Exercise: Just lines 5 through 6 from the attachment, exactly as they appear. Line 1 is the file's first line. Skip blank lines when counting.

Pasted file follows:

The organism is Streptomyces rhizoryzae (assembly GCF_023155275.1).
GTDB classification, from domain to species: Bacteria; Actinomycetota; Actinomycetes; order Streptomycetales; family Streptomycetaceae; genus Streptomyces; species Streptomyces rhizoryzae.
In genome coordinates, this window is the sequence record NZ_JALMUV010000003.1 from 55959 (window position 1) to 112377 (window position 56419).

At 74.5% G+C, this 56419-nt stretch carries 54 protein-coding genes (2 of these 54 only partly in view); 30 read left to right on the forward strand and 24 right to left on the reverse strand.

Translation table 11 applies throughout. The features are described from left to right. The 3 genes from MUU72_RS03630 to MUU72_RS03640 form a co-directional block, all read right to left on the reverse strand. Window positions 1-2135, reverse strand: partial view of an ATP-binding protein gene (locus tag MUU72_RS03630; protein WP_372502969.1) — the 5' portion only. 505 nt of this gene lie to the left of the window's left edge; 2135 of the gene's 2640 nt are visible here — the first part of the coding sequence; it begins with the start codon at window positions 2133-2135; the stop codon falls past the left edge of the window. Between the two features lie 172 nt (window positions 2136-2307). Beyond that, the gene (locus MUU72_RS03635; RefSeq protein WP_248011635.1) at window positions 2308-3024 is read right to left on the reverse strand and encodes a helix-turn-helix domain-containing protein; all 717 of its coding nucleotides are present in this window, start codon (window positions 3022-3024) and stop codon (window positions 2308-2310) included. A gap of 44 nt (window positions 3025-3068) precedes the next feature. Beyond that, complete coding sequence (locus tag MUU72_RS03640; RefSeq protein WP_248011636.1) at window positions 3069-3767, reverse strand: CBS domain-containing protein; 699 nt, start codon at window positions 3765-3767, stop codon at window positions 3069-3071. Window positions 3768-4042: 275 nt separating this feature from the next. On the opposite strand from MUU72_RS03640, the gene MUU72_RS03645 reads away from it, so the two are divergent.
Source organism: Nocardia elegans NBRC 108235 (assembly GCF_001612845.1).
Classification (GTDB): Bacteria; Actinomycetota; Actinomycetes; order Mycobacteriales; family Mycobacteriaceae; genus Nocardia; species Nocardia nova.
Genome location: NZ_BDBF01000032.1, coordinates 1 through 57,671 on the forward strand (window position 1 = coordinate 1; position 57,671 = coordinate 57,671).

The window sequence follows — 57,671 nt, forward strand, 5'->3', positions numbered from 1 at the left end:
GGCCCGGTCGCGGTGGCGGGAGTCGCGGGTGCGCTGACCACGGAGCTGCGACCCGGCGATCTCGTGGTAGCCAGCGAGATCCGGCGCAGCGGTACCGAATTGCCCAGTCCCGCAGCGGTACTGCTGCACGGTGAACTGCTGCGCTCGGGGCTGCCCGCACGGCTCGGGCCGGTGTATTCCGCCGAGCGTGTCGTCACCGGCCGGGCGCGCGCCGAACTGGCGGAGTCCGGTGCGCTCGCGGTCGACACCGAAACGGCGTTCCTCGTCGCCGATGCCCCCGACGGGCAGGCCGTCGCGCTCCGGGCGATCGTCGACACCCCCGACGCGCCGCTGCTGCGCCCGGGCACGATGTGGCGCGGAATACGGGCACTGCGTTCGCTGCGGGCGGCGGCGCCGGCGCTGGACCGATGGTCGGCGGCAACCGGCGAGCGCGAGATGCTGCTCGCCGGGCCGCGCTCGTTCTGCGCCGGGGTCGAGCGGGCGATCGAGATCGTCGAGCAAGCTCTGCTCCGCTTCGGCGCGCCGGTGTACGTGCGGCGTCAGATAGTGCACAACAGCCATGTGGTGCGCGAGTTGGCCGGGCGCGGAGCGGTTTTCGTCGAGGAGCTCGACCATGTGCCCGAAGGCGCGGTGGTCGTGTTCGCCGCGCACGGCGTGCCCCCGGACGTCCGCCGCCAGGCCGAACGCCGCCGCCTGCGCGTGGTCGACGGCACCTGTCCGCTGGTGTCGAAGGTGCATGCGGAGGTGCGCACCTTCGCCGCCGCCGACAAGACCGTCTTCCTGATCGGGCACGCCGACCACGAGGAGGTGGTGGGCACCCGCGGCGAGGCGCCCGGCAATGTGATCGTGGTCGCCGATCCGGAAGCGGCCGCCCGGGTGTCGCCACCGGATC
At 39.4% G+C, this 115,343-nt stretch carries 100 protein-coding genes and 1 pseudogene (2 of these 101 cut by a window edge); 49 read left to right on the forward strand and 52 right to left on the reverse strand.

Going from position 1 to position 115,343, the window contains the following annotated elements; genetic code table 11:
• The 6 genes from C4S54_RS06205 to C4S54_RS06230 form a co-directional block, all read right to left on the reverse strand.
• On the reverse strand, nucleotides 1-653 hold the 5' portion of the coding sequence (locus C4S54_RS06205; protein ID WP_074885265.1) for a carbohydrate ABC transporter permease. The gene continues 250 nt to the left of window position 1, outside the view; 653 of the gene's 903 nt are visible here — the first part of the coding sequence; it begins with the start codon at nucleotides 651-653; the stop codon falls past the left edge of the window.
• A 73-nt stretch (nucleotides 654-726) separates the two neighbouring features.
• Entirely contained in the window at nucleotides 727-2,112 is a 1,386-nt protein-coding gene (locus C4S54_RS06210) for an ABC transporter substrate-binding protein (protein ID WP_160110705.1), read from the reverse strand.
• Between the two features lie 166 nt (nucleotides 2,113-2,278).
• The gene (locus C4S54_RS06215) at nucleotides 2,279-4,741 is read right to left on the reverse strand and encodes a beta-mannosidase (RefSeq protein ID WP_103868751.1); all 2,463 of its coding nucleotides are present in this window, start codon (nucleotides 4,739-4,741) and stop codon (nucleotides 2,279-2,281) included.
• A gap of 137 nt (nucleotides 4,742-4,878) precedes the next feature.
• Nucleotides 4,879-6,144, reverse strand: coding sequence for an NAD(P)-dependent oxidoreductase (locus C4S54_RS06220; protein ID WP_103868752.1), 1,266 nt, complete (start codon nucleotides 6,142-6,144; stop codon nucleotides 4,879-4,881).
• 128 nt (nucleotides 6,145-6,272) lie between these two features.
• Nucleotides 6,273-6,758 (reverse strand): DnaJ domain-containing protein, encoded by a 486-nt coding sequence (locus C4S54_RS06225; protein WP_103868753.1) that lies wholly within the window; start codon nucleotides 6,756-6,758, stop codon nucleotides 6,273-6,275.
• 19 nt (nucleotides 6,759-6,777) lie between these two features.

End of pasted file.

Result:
Translation table 11 applies throughout. The features are described from left to right. The 3 genes from MUU72_RS03630 to MUU72_RS03640 form a co-directional block, all read right to left on the reverse strand. Window positions 1-2135, reverse strand: partial view of an ATP-binding protein gene (locus tag MUU72_RS03630; protein WP_372502969.1) — the 5' portion only. 505 nt of this gene lie to the left of the window's left edge; 2135 of the gene's 2640 nt are visible here — the first part of the coding sequence; it begins with the start codon at window positions 2133-2135; the stop codon falls past the left edge of the window. Between the two features lie 172 nt (window positions 2136-2307). Beyond that, the gene (locus MUU72_RS03635; RefSeq protein WP_248011635.1) at window positions 2308-3024 is read right to left on the reverse strand and encodes a helix-turn-helix domain-containing protein; all 717 of its coding nucleotides are present in this window, start codon (window positions 3022-3024) and stop codon (window positions 2308-2310) included. A gap of 44 nt (window positions 3025-3068) precedes the next feature. Beyond that, complete coding sequence (locus tag MUU72_RS03640; RefSeq protein WP_248011636.1) at window positions 3069-3767, reverse strand: CBS domain-containing protein; 699 nt, start codon at window positions 3765-3767, stop codon at window positions 3069-3071. Window positions 3768-4042: 275 nt separating this feature from the next. On the opposite strand from MUU72_RS03640, the gene MUU72_RS03645 reads away from it, so the two are divergent.
Source organism: Nocardia elegans NBRC 108235 (assembly GCF_001612845.1).